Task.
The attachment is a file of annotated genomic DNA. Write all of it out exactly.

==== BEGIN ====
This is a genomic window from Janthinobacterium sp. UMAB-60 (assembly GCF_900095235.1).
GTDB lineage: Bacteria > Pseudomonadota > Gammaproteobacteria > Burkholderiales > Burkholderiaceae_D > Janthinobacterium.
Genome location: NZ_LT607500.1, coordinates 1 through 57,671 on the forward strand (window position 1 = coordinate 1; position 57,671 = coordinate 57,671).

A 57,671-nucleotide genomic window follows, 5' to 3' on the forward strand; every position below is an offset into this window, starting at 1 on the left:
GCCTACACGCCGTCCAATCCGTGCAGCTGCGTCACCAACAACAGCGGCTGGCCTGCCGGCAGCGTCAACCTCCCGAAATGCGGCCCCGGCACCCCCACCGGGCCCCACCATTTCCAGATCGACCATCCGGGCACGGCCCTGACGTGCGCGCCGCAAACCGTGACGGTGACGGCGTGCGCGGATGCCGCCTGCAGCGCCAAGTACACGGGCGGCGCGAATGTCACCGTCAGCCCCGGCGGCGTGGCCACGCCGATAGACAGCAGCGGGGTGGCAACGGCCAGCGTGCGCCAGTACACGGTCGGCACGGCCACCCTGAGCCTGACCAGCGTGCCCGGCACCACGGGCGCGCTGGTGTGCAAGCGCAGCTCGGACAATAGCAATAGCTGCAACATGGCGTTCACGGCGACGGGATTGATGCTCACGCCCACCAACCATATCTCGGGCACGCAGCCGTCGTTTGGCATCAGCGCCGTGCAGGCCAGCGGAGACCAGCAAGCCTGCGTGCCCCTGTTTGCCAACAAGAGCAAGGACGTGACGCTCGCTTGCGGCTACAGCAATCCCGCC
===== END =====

This is a genomic window from Janthinobacterium sp. UMAB-60 (assembly GCF_900095235.1).
GTDB lineage: Bacteria > Pseudomonadota > Gammaproteobacteria > Burkholderiales > Burkholderiaceae_D > Janthinobacterium.
Genome location: NZ_LT607500.1, coordinates 1 through 57,671 on the forward strand (window position 1 = coordinate 1; position 57,671 = coordinate 57,671).

A 57,671-nucleotide genomic window follows, 5' to 3' on the forward strand; every position below is an offset into this window, starting at 1 on the left:
GCCTACACGCCGTCCAATCCGTGCAGCTGCGTCACCAACAACAGCGGCTGGCCTGCCGGCAGCGTCAACCTCCCGAAATGCGGCCCCGGCACCCCCACCGGGCCCCACCATTTCCAGATCGACCATCCGGGCACGGCCCTGACGTGCGCGCCGCAAACCGTGACGGTGACGGCGTGCGCGGATGCCGCCTGCAGCGCCAAGTACACGGGCGGCGCGAATGTCACCGTCAGCCCCGGCGGCGTGGCCACGCCGATAGACAGCAGCGGGGTGGCAACGGCCAGCGTGCGCCAGTACACGGTCGGCACGGCCACCCTGAGCCTGACCAGCGTGCCCGGCACCACGGGCGCGCTGGTGTGCAAGCGCAGCTCGGACAATAGCAATAGCTGCAACATGGCGTTCACGGCGACGGGATTGATGCTCACGCCCACCAACCATATCTCGGGCACGCAGCCGTCGTTTGGCATCAGCGCCGTGCAGGCCAGCGGAGACCAGCAAGCCTGCGTGCCCCTGTTTGCCAACAAGAGCAAGGACGTGACGCTCGCTTGCGGCTACAGCAATCCCGCC